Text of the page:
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  • Women and the Comic Plot in Menander
  • Vincent J. Rosivach
Ariana Traill . Women and the Comic Plot in Menander. Cambridge: Cambridge University Press, 2008. Pp. x, 301. $99.00. ISBN 978-0-521-88226-2.

Traill has given us a perceptive study of the motif of mistaken identity in the plays of Menander. Significantly, all of these mistakes are about socially marginal women (hetairai, foreigners, and slaves). After an introductory chapter laying out her approach to the material, Traill examines plays involving "Misperceptions of Status" (chapter 2) typically hinging on the identity of the soon-to-be hetaira who is conveniently discovered to be the long-lost daughter of a respectable citizen, and "Misperceptions of Character" (chapter 3), when individuals, thinking in terms of stereotypes, misconstrue the moral character of others, notably hetairai. Traill's aim in both these chapters is to show why individuals within the plays make the mistakes they do (most often because their reasoning is distorted by emotion), and how these marginal women and the mistakes made about them contribute to the complex fabric of the plays. If the audience is to appreciate the irony of these mistakes, it is essential that they correctly evaluate these women, especially the long-lost daughters whose discovery will result in a promotion of their status by the end of the plays; chapter 4 ("Informing the Audience") examines how Menander displays the character of these women by dramatizing the choices they make and the reasons they give for making them. Chapter 5 is a detailed examination of "The Women of the Epitrepontes" leading to a remarkably sophisticated reading of the hetaira Habrotonon's personality and motives. The final chapter poses the question of "Why Women?" Traill's answer is that the typical plots of New Comedy, love affairs with socially marginal women, provided a romantic alternative to the staid world of polis and oikos, an alternative that allowed the male audience to indulge in illicit fantasies without jeopardizing their social standing or self-image, and without challenging the civic order that made these fantasies illicit.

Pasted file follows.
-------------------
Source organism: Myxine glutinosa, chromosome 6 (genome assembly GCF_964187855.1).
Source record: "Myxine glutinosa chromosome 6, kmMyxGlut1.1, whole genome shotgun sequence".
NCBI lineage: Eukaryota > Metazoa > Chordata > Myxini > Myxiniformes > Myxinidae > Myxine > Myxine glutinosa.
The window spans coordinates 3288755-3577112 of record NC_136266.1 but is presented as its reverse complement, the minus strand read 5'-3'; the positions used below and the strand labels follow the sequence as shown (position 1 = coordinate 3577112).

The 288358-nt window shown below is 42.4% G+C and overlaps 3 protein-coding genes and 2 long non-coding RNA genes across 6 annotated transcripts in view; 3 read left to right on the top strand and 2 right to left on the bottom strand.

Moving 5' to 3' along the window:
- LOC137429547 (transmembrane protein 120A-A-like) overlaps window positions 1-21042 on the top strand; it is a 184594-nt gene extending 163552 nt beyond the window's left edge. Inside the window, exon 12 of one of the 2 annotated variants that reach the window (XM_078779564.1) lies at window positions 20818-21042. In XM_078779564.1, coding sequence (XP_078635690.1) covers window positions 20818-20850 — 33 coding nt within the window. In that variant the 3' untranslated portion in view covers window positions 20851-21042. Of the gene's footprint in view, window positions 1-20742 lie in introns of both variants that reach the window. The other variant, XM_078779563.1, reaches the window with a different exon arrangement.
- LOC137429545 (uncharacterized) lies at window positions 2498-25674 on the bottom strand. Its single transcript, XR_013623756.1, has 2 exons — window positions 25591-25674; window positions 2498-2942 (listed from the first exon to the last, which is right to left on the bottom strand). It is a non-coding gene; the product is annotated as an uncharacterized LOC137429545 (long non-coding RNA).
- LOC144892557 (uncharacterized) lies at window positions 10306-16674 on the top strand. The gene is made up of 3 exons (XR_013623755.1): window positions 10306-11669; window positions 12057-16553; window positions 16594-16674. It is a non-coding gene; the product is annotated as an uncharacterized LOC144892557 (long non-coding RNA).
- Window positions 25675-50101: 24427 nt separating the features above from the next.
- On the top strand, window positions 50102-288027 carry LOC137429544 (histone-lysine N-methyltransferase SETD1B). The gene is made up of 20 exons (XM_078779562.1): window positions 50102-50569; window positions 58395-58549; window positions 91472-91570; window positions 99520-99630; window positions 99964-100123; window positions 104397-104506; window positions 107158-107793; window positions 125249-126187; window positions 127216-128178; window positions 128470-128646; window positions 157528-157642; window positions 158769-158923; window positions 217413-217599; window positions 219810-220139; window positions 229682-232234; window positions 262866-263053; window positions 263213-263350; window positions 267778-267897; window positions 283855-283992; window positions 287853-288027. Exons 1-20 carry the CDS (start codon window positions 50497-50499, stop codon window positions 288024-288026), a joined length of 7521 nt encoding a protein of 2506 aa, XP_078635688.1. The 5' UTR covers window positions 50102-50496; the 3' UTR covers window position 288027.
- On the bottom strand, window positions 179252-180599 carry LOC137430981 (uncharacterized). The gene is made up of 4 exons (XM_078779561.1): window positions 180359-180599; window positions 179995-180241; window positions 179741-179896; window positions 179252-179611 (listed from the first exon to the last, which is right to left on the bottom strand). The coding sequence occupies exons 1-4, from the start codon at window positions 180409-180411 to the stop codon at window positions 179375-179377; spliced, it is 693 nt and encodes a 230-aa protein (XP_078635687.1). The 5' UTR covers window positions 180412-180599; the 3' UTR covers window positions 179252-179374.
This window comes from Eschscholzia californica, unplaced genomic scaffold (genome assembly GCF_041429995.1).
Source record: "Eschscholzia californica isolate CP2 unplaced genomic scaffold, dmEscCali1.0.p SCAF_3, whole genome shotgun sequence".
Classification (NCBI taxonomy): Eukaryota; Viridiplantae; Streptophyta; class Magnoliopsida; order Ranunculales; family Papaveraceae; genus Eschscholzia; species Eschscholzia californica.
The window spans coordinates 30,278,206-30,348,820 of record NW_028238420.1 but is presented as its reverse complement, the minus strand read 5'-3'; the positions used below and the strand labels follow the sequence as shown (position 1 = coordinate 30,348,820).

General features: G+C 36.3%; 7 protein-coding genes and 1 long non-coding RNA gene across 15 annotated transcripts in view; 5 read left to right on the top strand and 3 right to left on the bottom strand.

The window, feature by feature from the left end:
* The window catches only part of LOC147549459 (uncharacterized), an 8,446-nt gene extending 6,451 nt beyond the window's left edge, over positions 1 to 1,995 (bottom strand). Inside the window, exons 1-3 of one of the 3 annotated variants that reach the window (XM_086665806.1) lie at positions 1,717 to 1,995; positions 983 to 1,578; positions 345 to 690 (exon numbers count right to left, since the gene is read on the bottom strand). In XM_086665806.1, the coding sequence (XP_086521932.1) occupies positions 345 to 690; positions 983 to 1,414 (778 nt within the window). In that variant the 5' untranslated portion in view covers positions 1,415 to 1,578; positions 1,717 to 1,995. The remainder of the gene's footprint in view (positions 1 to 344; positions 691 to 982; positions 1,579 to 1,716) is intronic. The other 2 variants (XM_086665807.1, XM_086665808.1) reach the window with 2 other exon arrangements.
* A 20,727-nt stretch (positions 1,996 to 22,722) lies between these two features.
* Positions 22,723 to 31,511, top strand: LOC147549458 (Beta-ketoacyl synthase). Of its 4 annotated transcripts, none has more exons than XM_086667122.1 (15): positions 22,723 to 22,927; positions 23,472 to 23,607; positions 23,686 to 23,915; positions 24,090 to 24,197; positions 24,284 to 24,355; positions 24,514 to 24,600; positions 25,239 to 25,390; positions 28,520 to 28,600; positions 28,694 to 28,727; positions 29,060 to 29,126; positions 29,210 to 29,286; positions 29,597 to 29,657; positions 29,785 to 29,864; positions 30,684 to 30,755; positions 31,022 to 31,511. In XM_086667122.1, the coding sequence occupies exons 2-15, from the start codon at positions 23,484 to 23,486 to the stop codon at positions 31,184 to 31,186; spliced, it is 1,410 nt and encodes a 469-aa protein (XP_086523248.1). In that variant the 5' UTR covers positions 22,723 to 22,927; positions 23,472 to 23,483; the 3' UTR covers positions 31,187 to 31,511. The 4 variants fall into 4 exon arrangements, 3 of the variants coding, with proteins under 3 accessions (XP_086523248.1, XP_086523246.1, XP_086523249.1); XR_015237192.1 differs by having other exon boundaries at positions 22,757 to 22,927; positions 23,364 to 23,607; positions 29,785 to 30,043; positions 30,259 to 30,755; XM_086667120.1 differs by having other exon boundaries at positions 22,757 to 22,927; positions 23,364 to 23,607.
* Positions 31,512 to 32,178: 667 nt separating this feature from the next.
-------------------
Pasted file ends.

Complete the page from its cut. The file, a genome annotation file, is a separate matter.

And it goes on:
While Traill is appropriately sensitive to the need to read these plays in their original historical context (notably understanding the place of women in contemporary Athens), her focus is primarily literary, tracing the multiple ways Menander uses the device of mistaken identity to develop his characters and add complexity to his plots. This requires a good deal of close reading [End Page 274] of individual scenes, which is in fact the strength of this book. Indeed one suspects that most readers will consult the book for what it has to say about a particular play, but those who do so will do well to read also at least the book's introduction and conclusion. Since Traill's subject is Menander, she rightly concentrates on the surviving Greek texts, although she also occasionally considers Latin adaptations, legitimately for broader issues of plot structure but perhaps less so when she turns to close textual analysis. Many of her observations are striking, e.g., how Habrotonon's chatty diction suits her role as a hetaira "of the less educated sort" in the Epitrepontes (227), why Glykera resented Polemon's cutting off her hair in the Perikeiromene (146-47), and how conventional costumes and masks limited the possibilities of character development (241). Traill's translations of the Greek are pleasantly idiomatic but occasionally slightly off the mark (e.g., "strange problem" for νεὸν κακόν, Mis. 90 [112], "sweetheart" for φίλτατε, Perik. 708 [144]; "disgusting" for αἰσχρῶν, Epit. 796 [184]). There are also some unnecessary factual errors (the "Old Oligarch" was not an historian [74]; Clitipho, not Clinia, is forced into marriage at the end of the Heautontimoroumenos [247]), and Traill sometimes forces the evidence to make her point (the clothing and jewelry Thrasonides gives Krateia in the Misoumenos are typical gifts a lover gives a hetaira, not parapherna, much less part of a dowry [28, 116; Traill gets it right on 44]; and it is a stretch to see Knemon's daughter in the Dyskolos as "lost" [52] because her father's impossibly high standards keep her from marrying). On the whole, though, Traill's book is a welcome addition to...


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